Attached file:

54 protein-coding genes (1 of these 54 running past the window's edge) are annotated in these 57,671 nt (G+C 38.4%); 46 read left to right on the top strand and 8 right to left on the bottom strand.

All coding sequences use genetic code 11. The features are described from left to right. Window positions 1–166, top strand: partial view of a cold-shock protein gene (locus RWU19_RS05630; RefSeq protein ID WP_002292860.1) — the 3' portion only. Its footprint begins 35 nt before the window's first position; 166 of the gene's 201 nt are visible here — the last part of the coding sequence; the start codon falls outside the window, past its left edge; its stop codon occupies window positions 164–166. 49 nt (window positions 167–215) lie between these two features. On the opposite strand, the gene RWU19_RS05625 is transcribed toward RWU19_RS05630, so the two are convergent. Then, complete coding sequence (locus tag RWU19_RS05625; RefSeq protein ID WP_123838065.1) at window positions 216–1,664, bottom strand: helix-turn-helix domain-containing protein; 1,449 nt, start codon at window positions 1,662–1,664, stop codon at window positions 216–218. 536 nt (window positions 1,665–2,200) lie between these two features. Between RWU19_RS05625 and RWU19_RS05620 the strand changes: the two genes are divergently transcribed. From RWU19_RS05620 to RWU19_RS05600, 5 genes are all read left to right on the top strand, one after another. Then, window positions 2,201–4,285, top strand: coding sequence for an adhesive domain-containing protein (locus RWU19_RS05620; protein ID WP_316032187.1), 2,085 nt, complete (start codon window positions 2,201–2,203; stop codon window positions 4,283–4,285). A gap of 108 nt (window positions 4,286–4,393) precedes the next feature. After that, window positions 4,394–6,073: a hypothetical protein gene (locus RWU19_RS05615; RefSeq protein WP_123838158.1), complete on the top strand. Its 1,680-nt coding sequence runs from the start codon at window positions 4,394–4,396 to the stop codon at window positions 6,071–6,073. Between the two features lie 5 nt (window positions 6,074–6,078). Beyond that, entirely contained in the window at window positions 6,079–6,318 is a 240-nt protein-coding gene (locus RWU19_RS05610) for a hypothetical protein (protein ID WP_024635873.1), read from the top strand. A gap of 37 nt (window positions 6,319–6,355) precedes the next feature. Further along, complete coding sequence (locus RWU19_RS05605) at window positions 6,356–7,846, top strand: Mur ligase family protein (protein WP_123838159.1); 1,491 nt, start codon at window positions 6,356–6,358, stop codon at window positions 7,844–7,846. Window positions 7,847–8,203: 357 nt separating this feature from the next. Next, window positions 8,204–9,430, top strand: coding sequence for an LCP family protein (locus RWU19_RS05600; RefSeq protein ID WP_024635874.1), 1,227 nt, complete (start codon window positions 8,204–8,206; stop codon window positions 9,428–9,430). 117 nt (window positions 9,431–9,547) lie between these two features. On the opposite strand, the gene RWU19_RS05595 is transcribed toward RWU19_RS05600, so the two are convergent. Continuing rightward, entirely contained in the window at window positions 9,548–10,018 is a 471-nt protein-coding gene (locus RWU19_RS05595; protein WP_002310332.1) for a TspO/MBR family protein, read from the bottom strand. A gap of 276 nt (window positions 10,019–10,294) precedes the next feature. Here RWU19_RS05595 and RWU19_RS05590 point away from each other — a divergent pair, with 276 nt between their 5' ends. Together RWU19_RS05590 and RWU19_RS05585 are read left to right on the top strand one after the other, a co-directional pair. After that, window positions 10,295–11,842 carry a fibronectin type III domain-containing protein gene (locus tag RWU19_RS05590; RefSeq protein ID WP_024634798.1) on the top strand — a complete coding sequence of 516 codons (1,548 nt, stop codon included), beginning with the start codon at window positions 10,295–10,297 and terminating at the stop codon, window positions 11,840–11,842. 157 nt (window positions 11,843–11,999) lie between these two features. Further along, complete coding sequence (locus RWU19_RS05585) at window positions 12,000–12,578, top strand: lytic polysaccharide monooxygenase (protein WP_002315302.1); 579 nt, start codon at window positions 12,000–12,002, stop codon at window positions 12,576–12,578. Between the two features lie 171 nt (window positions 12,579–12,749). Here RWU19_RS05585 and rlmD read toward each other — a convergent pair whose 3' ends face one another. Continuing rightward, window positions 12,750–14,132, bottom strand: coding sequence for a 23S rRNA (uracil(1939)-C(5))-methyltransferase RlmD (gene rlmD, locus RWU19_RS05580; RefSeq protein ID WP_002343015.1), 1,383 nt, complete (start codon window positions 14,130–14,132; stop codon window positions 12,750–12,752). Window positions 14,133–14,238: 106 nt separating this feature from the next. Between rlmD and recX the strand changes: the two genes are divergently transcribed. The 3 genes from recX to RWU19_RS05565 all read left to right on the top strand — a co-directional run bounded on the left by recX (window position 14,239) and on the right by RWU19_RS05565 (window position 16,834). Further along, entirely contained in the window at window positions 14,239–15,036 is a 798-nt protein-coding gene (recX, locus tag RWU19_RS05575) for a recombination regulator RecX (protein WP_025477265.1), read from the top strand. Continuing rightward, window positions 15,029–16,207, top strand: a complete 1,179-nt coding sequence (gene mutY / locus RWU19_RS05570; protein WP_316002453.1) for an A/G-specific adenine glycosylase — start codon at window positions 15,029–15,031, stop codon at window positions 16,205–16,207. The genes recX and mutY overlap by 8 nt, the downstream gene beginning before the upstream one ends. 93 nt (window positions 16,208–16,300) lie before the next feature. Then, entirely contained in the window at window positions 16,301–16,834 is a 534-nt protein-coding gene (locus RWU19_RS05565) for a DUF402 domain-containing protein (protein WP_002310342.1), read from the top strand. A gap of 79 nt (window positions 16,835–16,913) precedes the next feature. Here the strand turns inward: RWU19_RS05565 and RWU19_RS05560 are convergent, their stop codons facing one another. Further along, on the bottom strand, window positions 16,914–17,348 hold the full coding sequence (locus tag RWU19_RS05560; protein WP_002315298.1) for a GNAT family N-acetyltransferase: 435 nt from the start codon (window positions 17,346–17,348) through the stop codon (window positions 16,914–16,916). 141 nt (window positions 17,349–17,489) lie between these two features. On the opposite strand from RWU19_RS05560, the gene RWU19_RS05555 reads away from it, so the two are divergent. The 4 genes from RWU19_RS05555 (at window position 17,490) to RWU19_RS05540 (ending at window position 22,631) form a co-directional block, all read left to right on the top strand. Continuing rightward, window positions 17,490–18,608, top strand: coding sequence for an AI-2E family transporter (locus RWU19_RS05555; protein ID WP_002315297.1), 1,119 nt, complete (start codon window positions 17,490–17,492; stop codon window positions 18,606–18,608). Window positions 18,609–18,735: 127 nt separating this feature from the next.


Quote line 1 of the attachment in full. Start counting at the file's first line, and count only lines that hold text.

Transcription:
54 protein-coding genes (1 of these 54 running past the window's edge) are annotated in these 57,671 nt (G+C 38.4%); 46 read left to right on the top strand and 8 right to left on the bottom strand.